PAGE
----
The newest tropical storm of the 2021 hurricane formed over the eastern Atlantic on Wednesday afternoon, earning Victor’s second-to-last designation on the initial list.
Tropical Depression 20 had been assigned to the system, which formed Wednesday morning before swiftly developing throughout the day. It was spotted late Wednesday morning a few hundred miles south of the Cabo Verde Islands, with maximum sustained winds of 40 mph.
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According to meteorologist Randy Adkins, conditions will be ideal for strengthening during the following few days.
“There will be a small window for the storm to build into a hurricane,” Adkins said. “However, rising wind shear and drier air will likely revert this trend, with a gradual reduction of wind energy anticipated later this weekend into next week.” “As it stands now, this storm will not represent a direct threat to land,” Adkins said, referring to the Azores, a group of islands in the Atlantic approximately 950 miles west of Portugal.
According to forecasters, Tropical Depression 20 is expected to develop south to southwest, steering winds over the central Atlantic. This weekend into next week, these breezes will bend the system northward across the east-central section of the basin, well away from the Caribbean Islands, Bermuda, and North America.
Keeping an Eye
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Forecasters have been examining two regions of unsettled weather over the eastern Atlantic: the newly created depression.
Another region of unsettled weather, sometimes known as a tropical wave, seemed to be poorly structured as of Wednesday, a few hundred miles west of the tropical storm and several hundred miles southwest of the Cabo Verde Islands. Because of the lag in the organization, this more western tropical wave may not develop into a tropical depression or storm.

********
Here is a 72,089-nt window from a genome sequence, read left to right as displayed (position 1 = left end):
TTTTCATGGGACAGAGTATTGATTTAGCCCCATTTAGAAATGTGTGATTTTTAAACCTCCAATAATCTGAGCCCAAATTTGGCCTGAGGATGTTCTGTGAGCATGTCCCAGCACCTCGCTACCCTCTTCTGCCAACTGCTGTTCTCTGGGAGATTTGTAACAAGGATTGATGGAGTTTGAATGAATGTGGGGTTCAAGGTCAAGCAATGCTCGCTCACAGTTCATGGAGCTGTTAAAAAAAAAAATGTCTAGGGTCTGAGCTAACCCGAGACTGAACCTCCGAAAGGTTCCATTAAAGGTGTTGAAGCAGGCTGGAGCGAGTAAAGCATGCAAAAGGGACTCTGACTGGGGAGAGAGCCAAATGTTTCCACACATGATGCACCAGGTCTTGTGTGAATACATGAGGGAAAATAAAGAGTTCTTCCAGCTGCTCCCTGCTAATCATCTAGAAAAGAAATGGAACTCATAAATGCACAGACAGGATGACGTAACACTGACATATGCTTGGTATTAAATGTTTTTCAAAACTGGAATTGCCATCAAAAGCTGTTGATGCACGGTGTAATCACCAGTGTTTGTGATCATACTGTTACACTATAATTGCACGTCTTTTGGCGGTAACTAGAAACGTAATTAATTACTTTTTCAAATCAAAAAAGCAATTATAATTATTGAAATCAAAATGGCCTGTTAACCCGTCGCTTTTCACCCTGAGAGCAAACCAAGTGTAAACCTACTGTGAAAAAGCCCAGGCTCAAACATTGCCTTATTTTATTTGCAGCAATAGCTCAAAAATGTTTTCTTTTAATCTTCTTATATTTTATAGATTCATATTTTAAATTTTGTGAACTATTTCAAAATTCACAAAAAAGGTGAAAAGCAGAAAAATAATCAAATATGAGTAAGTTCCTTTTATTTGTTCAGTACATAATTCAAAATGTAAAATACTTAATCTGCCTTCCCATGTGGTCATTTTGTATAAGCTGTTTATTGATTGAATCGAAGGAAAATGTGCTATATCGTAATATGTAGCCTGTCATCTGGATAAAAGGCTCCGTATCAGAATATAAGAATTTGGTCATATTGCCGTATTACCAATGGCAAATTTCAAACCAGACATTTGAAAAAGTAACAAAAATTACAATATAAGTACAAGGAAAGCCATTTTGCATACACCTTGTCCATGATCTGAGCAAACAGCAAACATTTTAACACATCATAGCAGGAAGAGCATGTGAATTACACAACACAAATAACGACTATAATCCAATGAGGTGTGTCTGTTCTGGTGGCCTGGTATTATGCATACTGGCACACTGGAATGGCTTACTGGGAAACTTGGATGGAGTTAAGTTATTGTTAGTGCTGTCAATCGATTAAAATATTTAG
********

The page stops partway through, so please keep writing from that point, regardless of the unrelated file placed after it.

Because this more western feature was more likely to reach the Leeward and Windward islands around the early or middle part of next week, the lack of development thus far is essential for the Leeward and Windward islands. In addition, due to the delayed formation, increased wind shear in the Leewards and Windwards might completely disrupt the storm’s progression.
“In the aftermath of Hurricane Sam, a large region of wind shear is expected to rise this week and remain,” meteorologist Bernie Rayno said. Then, strong breezes will emerge at mid-levels of the sky and extend from the west and southwest.
“This band of wind shear will stretch from the Gulf of Mexico and the Caribbean to the central Atlantic, peaking this weekend,” Rayno said. As a result, any tropical feature attempting to form or move inside the ring of wind shear would most likely fail.
Aside from Sam, what was formerly Peter appears to have missed its chance to regenerate on the other side of the Atlantic. As a result, the organization of a small swirl of clouds southwest of Peter will be observed, although wind shear may preclude any significant disturbance evolution.
Over the next week, the area stretching from the Caribbean to the Atlantic coasts of the United States might be a source of concern.
Atlantic Hurricane Season
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According to early indications, one or more low-pressure zones may form from the Caribbean through the Bahamas and maybe as far north as the Carolina coast next week. This large area of low pressure can develop into a tropical system, so keep an eye on the spot. Wind shear that persists or shifts may act as a barrier to fast development.
A zone stretching from just off the southern coast of the United States to the Bahamas might be the most likely location for a system to form.
“An expected southern dip in the jet stream over the eastern United States may pick up any low pressure in the southwestern portion of the Atlantic basin and drive it northward next week,” Adkins added. However, if the jet stream does not take up this low center, presuming it develops first, chances for tropical development might improve by the following weekend.
Regardless of tropical development in the southwestern Atlantic basin, a large zone of unsettled weather conditions with clouds, rain, and thunderstorms from the Caribbean to the Bahamas and the eastern United States and coastal seas may occur.
Because Victor is expected to develop in the southern Atlantic this week, Wanda is the sole name on the pre-selected list for 2021. The Atlantic hurricane season will go through November 30.
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